Reflections on: the importance of children connecting with nature

Estelle Bailey, Chief Executive of BBOWT, reflects on the impacts of Covid-19 on our work inspiring the next generation about nature

BBOWT believes that everyone deserves the opportunity to experience the joy and wonder of wildlife and the natural world.

This feels particularly true for our children. I know for me nature was central to my childhood, being outside was a release where time evaporated into dusky evenings, and in summer months warm thermals carried the scent of honeysuckle and the hum of insects.

On the mad dash for home, as my bike wheels turned faster in anticipation of supper, I batted off swarms of gnats and moths, swallowed a few too. These were happy days fuelled by contact with nature.

Girl with binoculars

Girl with binoculars by David Tipling/2020VISION

After all, this closeness to the natural world is hard-wired into our DNA. We humans evolved as part of nature.

But does it really take a pandemic to turn our worlds upside down, for time to stand still or blur day with night, to leave our gadgets behind, go outside - smell, touch and see everything differently?

It would seem so.

A recent survey reveals that access to green space and the importance of nature has emerged as a top public priority. In a post-Covid world, addressing the nature and climate emergency is driving calls to #BuildBackBetter - for a clean, green economy, and a fairer and more equitable future for all grounded in nature.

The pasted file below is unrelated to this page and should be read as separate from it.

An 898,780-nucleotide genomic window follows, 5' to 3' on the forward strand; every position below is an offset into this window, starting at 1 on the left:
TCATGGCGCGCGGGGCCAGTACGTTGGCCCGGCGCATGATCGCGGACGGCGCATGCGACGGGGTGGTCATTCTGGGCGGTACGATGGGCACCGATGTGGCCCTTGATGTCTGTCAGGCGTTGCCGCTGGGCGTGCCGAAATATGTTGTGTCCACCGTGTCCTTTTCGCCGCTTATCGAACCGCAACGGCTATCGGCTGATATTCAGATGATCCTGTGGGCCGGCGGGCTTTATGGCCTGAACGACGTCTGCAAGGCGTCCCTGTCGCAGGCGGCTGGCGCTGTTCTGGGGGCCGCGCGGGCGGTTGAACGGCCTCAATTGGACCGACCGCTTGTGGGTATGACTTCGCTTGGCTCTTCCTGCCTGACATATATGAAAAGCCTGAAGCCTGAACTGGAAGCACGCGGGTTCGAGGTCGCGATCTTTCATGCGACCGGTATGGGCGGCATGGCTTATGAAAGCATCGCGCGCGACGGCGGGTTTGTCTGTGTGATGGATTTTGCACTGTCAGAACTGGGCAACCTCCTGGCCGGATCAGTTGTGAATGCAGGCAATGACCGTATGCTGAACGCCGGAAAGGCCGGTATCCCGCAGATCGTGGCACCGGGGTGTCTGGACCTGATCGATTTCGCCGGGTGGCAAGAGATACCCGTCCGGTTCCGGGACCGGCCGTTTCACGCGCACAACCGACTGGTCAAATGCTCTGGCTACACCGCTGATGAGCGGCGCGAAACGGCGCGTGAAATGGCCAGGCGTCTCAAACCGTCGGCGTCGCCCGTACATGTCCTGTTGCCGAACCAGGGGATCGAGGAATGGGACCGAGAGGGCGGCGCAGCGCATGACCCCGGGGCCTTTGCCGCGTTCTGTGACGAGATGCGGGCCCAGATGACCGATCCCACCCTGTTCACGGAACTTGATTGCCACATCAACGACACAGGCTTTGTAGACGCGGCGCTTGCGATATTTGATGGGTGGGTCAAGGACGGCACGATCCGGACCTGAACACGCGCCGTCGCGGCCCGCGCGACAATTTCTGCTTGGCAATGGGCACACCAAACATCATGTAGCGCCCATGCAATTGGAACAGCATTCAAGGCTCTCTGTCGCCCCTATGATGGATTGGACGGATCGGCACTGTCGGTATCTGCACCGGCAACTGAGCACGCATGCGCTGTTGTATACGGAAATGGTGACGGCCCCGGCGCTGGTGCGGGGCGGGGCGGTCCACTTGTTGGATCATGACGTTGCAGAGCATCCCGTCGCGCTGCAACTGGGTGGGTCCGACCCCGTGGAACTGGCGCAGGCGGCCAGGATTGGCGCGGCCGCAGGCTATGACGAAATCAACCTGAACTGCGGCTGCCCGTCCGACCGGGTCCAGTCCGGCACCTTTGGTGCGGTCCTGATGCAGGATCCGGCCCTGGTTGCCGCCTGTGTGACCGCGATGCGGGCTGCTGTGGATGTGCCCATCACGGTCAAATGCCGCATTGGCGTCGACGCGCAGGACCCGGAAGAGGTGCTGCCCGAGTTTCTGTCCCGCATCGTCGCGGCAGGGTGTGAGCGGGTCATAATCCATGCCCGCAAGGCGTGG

We are missing other people, but are often less time-stressed and more connected to nature now. Our values have seemingly shifted.

When I think about BBOWT’s work, one of the things I feel proudest of is that our education teams are providing so many children every year a chance to experience the natural world.

School visit

Schoolchildren at Sutton Courtenay Environmental Education Centre by Ric Mellis

Today was better than Legoland!
Year 2 pupil after a visit to Woolley Firs Environmental Education Centre

On average, ten thousand children a year pass through our four education centres, and it can be life changing. If you’ve never felt grass beneath your bare feet or seen a water body the size of College Lake you’ve really missed out.  

We run a bursary scheme, funded by donors, that enables schools in deprived areas to have access to our education centres, paying for coaches to get the kids to us. It’s brilliant, it’s life changing.

But so many kids are missing out right now as our education centres are closed. They are excluded from such experiences by their economic backgrounds too, and the new normal that children don’t roam in the way we used to. Four generations ago the average child roamed six miles from home, now it's just 300 yards.

The Wildlife Trusts have long seen this disconnection with the natural world as a crisis, but the pandemic has brought the value of access to a garden or local green space into sharp focus for many more people.

It has also revealed the true value of nature to all of us. In our vision to #BuildBackBetter, connecting children with nature, and finding new ways of doing so, will be a priority.

No one should have to live in a nature-deprived neighbourhood. We want children to have parks, live among green walls and to see green roofs, be free to roam, hear, smell and touch nature, and most of all, appreciate what nature does for them, for all of us - it is our life support.

Family

Pond dipping by Matthew Roberts

For now, as the coronavirus restrictions continue and we plan for the future, we’ve found novel ways to inspire families to connect with nature. We’ve gone digital. So grab your tech, follow us on Facebook, sign up to our Family Fun emails or listen to our Wildlife Gardening podcasts. We’re coming to you!

Please get involved with us, and if you share our belief that everyone should have the chance to experience the joy of wildlife, please donate to support our vital work with children. Thank you.